Latzer took interest in civic affairs, promoted the good of the community, and was a model farmer.24 In 1889, he served as the Chairman of the Board of Supervisors of Madison County. He also served as highway commissioner for six years and school trustee for twenty years.25

In 1923 Helvetia Milk Condensing Company was renamed Pet Milk Company and moved their main offices to St. Louis.26 Louis Latzer continued to work for the company and maintained an office and lab in Highland until his death.27

For 37 years Louis Latzer ran this innovative and successful business in Highland, Illinois. It brought many benefits to the local community including jobs and outside money to its economy.28

Louis Latzer died on March 27, 1924, and is buried at Highland City Cemetery in Madison County.29 After his death, his children erected the Louis Latzer Memorial Library in Highland in his memory. It was dedicated in 1929.30

In 1977 the Pet Milk Company deeded Louis Latzer’s home and forty acres of his farm to the Highland Historical Society.31 This became the Louis Latzer Homestead which is open to the public for tours and events.32

Endnotes   [ + ]

1. Highland Historical Society, Latzer Homestead, n.d. (accessed February 11, 2017).
2. W. T. Norton, Hon. N. G. Flagg, and J. S. Hoerner, eds., Centennial History of Madison County, Illinois and Its People 1812 to 1912. Vol. I, (Chicago and New York: The Lewis Publishing Company, 1912), 1061.
3. Margaretha (Gaduff) Latzer, Find A Grave, record added May 24, 2013. (accessed March 17, 2017).
4. Norton, Flagg and Hoerner, eds., 1061.
5. Ibid.
6. Louis Latzer, (From the National Cyclopedia of American Biography, New York: James T. White & Company, 1925), 1.
7. Highland Historical Society, Latzer Homestead, n.d. (accessed February 11, 2017).
8. Norton, Flagg and Hoerner, eds., 1061.
9. Louis Latzer, Find A Grave, record added April 13, 2007. (accessed February 14, 2017).
10. A. P. Spencer, Centennial History of Highland, Illinois 1837-1937, (Reprint, Highland: Highland Historical Society, 1978), 200.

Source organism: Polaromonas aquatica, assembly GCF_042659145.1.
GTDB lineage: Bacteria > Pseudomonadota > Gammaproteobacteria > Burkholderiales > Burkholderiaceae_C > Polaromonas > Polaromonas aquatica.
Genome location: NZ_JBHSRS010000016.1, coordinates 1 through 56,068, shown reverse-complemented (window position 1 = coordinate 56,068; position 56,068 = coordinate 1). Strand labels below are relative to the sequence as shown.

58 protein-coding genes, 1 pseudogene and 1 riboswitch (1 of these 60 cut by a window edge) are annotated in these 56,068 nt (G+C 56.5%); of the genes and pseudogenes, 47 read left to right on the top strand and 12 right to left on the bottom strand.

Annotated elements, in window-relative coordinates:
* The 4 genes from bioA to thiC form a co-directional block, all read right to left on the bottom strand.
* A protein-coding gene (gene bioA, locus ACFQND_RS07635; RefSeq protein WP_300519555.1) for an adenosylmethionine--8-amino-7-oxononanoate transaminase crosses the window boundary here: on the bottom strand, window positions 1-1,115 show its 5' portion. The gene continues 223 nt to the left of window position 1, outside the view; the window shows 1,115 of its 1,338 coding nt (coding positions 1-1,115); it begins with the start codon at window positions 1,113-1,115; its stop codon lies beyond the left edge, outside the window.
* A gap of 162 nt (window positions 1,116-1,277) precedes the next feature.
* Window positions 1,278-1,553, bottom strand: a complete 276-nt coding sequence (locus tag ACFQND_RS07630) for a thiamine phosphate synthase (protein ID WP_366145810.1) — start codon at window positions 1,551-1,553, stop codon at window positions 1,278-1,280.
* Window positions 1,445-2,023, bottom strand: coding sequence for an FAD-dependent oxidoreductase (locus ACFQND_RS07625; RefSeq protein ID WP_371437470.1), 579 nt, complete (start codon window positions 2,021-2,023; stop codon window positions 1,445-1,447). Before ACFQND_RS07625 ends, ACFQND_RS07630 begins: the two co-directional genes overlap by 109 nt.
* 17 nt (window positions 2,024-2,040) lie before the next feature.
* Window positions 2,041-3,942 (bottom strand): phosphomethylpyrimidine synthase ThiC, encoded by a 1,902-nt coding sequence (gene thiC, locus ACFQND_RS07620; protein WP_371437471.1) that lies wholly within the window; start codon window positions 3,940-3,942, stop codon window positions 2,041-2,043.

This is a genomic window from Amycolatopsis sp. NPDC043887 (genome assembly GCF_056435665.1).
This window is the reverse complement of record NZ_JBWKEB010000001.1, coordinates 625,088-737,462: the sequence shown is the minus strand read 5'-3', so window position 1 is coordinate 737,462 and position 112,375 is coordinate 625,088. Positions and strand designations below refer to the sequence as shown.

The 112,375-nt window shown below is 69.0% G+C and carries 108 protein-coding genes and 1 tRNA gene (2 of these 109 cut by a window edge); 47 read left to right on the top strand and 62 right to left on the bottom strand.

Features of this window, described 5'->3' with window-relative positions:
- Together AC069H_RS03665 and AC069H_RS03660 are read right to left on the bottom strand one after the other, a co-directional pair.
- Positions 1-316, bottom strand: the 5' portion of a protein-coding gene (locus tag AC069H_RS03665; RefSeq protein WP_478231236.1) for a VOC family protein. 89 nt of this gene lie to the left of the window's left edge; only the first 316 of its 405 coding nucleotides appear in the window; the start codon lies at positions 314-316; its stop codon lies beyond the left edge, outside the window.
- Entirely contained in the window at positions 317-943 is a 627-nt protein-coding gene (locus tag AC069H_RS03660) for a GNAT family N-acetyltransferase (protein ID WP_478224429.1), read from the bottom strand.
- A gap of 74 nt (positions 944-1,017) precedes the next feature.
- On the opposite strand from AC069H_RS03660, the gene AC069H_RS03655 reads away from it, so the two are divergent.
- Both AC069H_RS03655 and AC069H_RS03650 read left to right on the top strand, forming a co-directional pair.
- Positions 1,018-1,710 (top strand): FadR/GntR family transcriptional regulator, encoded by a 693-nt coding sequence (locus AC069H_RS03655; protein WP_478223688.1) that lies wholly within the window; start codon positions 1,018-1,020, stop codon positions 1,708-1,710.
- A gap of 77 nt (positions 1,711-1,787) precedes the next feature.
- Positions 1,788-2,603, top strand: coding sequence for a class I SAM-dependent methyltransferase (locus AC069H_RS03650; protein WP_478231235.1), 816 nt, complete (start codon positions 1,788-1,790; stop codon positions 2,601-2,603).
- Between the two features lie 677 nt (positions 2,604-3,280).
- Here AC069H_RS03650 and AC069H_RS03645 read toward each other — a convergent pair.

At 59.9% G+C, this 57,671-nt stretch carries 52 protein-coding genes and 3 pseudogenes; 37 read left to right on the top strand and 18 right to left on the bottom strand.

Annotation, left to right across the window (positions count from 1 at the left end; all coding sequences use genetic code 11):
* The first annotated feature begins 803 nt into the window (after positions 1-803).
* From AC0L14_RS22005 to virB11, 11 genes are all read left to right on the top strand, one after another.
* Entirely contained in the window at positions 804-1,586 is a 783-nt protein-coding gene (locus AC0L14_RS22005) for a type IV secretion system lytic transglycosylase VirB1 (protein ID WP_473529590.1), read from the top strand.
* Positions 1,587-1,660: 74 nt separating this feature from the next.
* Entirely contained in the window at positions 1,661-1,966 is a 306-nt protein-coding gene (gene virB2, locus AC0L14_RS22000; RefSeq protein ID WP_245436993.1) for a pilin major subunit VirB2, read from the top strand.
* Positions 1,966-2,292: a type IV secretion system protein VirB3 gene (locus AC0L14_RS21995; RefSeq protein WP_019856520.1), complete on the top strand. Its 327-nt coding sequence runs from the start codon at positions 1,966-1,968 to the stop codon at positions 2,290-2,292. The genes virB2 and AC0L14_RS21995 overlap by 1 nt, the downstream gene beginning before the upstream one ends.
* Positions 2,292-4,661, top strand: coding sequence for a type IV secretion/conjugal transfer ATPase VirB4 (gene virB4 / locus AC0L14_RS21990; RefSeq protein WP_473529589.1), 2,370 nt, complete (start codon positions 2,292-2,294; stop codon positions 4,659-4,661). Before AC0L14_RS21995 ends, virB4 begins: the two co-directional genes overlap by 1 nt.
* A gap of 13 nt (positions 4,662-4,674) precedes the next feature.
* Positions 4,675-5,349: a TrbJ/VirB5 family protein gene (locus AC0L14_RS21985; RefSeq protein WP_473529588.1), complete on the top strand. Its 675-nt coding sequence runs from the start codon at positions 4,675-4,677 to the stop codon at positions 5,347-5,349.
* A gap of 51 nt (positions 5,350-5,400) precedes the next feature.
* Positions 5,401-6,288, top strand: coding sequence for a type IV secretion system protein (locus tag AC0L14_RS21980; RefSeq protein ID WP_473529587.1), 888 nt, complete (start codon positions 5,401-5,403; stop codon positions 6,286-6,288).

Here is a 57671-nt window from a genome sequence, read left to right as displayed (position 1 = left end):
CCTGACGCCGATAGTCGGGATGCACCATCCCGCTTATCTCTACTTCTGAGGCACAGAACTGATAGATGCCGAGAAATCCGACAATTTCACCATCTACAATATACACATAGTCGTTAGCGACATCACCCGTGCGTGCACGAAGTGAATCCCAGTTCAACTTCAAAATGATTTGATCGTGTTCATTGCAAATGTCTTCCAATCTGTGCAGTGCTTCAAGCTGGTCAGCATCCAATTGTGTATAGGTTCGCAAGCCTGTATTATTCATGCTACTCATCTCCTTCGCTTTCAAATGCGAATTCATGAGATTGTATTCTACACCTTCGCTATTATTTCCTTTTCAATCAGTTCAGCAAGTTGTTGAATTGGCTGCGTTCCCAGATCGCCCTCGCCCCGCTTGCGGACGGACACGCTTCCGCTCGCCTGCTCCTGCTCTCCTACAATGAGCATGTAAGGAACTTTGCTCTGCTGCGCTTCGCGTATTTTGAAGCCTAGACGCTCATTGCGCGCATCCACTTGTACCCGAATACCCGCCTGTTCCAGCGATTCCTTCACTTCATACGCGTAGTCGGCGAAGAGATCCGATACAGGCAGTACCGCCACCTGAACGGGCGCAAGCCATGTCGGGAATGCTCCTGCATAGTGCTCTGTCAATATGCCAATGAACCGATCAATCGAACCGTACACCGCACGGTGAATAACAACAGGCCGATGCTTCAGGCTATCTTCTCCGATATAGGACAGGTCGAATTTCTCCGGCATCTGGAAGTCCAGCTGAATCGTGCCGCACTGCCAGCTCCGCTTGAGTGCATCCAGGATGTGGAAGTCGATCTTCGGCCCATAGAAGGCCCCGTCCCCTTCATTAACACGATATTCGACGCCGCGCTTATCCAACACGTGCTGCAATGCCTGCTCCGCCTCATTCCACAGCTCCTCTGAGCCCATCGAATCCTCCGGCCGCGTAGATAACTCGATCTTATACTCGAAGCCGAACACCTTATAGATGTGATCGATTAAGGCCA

11. Norton, Flagg and Hoerner, eds., 1061.
12. Martin Bell, A Portrait of Progress: A Business History of Pet Milk Company from 1885 to 1960, (St. Louis: Pet Milk Company, 1962), 29.
13. Spencer, 196.
14. Ibid.
15. “Pet Incorporated”, Pet Incorporated – Lehman Brothers Collection, 2012. (accessed February 13, 2017).
16. Ibid.
17. Spencer, 201.
18. Ibid., 203
19. “Pet Incorporated.”
20. Bell, 36.
21. “Pet Incorporated.”
22. Spencer, 200.
23. Ibid, 206.
24. Ibid, 200.
25. Norton, Flagg and Hoerner, eds., 1061.
26. “Pet Incorporated.”
27. Spencer, 214.
28. Ibid.
29. Louis Latzer, Find A Grave.
30. Spencer, 269 – 271.
31. “Roland Harris oral history interview conducted by Jeffrey Edison in Highland, Illinois, October 15, 2016.” From Madison Historical: The Online Encyclopedia and Digital Archive for Madison County, Illinois. MP3.
32. Highland Historical Society, Latzer Homestead, n.d. (accessed February 11, 2017).
Cite this article: Angela Little, "Latzer, Louis (1848 – 1924)," Madison Historical: The Online Encyclopedia and Digital Archive for Madison County, Illinois, last modified February 5, 2019, https://madison-historical.siue.edu/encyclopedia/latzer-louis/.
We are always committed to accuracy in our articles and archive items. If you notice a mistake or have a suggestion, please contact us.